All anthropogenic activities can’t be allowed in Himalayas, caution experts
The soil in parts of Himachal and Uttarakhand is almost sinking and causing devastation in the geologically sensitive regions
In the second week of August, the monsoon trough moved north of its normal position to the Himalayan foothills, triggering heavy rainfall, landslides, and flash floods that damaged buildings, bridges, roads, and other infrastructure in the hill states of Himachal Pradesh and Uttarakhand.
An interaction between a western disturbance and the trough also led to extremely heavy rainfall in the region and caused widespread damage in July. On August 18 and 19, the trough temporarily moved southward before moving to the north of its normal position again. Whenever it shifts north, rainfall is concentrated over the Himalayan states and northeast India while the rest of the plains remain largely dry.
Continuous rainfall soaks the topsoil, leading to flash floods, heavy erosion, and collapse of structures. The soil in parts of Himachal and Uttarakhand is almost sinking and causing devastation in the geologically sensitive regions. Continued rainfall can saturate already withered topsoil and lead to small and large landslides and destruction particularly when infrastructure is not scientifically planned.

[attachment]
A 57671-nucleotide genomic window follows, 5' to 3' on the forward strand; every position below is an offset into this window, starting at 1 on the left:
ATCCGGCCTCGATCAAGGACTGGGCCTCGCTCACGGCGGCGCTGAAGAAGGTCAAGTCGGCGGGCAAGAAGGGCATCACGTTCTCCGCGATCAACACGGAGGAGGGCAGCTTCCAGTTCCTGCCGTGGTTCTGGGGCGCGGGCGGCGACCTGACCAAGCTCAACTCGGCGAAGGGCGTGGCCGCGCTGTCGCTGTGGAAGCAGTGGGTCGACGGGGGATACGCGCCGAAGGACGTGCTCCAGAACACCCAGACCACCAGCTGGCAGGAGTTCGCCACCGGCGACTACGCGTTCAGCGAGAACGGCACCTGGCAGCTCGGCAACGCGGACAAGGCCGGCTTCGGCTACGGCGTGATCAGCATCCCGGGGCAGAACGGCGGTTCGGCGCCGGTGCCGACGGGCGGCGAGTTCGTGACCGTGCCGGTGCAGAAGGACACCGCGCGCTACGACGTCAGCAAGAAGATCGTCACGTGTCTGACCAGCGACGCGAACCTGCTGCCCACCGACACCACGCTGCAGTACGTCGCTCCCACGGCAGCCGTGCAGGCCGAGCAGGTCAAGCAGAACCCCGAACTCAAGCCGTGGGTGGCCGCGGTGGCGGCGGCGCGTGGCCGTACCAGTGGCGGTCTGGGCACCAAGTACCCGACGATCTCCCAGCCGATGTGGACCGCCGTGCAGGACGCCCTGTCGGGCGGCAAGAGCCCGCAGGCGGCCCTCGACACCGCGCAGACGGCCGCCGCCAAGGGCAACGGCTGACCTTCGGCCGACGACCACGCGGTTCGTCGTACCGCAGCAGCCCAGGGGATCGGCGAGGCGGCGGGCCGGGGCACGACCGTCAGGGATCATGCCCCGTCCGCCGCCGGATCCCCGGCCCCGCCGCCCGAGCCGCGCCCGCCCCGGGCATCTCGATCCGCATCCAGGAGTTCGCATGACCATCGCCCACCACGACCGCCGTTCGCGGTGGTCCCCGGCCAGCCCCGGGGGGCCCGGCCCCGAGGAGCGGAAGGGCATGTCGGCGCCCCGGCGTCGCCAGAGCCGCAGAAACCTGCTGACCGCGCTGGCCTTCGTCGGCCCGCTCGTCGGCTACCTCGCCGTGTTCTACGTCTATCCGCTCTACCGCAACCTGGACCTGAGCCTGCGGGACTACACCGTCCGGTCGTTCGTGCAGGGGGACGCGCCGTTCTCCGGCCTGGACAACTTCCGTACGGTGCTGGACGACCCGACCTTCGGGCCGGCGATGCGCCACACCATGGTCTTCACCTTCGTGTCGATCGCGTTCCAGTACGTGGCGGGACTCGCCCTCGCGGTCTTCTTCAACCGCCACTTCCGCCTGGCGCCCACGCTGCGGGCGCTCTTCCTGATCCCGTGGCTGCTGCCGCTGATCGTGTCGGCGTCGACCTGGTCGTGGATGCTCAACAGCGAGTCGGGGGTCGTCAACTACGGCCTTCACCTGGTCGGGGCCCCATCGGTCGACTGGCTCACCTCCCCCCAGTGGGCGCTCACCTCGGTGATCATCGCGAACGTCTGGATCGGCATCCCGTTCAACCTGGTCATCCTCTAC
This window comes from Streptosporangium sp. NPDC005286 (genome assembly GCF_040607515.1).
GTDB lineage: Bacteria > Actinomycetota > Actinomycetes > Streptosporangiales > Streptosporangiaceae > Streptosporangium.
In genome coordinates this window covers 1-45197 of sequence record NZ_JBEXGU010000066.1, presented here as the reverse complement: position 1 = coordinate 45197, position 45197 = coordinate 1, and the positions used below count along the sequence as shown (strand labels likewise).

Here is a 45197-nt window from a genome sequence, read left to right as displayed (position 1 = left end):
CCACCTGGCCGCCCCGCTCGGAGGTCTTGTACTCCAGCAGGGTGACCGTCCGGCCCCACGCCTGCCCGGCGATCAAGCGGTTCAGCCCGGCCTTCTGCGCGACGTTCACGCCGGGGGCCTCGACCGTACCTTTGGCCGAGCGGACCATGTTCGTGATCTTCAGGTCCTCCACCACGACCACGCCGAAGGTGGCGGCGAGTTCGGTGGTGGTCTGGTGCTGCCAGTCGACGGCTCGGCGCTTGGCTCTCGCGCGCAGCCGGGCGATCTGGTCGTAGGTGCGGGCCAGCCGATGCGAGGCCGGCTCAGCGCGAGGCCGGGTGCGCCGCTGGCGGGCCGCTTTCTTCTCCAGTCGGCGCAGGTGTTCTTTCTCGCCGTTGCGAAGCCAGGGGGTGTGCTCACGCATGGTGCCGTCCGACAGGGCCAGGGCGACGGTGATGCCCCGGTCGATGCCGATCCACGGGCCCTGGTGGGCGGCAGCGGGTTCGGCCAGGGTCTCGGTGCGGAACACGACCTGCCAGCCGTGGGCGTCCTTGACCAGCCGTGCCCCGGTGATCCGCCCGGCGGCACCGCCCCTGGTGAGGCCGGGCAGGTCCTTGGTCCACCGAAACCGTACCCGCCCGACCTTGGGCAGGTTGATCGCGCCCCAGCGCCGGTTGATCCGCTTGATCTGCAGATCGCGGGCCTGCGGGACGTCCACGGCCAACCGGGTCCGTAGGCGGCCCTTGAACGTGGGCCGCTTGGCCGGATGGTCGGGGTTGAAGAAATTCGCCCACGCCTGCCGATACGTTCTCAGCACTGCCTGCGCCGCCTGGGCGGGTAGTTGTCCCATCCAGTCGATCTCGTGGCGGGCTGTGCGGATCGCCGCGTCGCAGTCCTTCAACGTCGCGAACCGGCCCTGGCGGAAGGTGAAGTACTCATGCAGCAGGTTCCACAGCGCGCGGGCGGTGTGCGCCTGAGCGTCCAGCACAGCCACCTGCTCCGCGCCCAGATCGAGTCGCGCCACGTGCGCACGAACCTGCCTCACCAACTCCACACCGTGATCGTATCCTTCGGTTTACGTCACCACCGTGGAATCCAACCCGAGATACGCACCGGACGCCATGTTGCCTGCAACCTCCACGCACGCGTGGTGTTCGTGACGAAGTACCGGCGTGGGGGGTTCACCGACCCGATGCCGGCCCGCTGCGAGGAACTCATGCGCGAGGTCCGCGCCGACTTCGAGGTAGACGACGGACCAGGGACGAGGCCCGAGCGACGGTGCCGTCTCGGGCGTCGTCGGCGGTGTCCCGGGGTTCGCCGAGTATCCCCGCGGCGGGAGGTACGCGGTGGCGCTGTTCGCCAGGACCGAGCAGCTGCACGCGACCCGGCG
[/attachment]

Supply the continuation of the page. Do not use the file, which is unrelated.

Wadia Institute of Himalayan Geology (Dehradun) director Kalachand Sain called for the need to understand why this is happening. “The monsoon trough is very active over the Himalayas. There is often also a confluence or interaction with westerly disturbances which accentuates rainfall. Due to climate change, some high-altitude regions are recording significant rises in temperatures and hence a rise in the water-vapour holding capacity. There is a lot of moisture available.”
Sain said in the Himalayan slope regions, the top part of the soil is environmentally weathered in most parts. “Very warm temperatures followed by cold temperatures—a cycle of thawing and freezing—is further degrading the topsoil. ...there is a lot of anthropogenic activity which can further put these regions at risk such as hill cutting, slope instability, heavy load, etc in areas where load bearing capacity is not assessed.”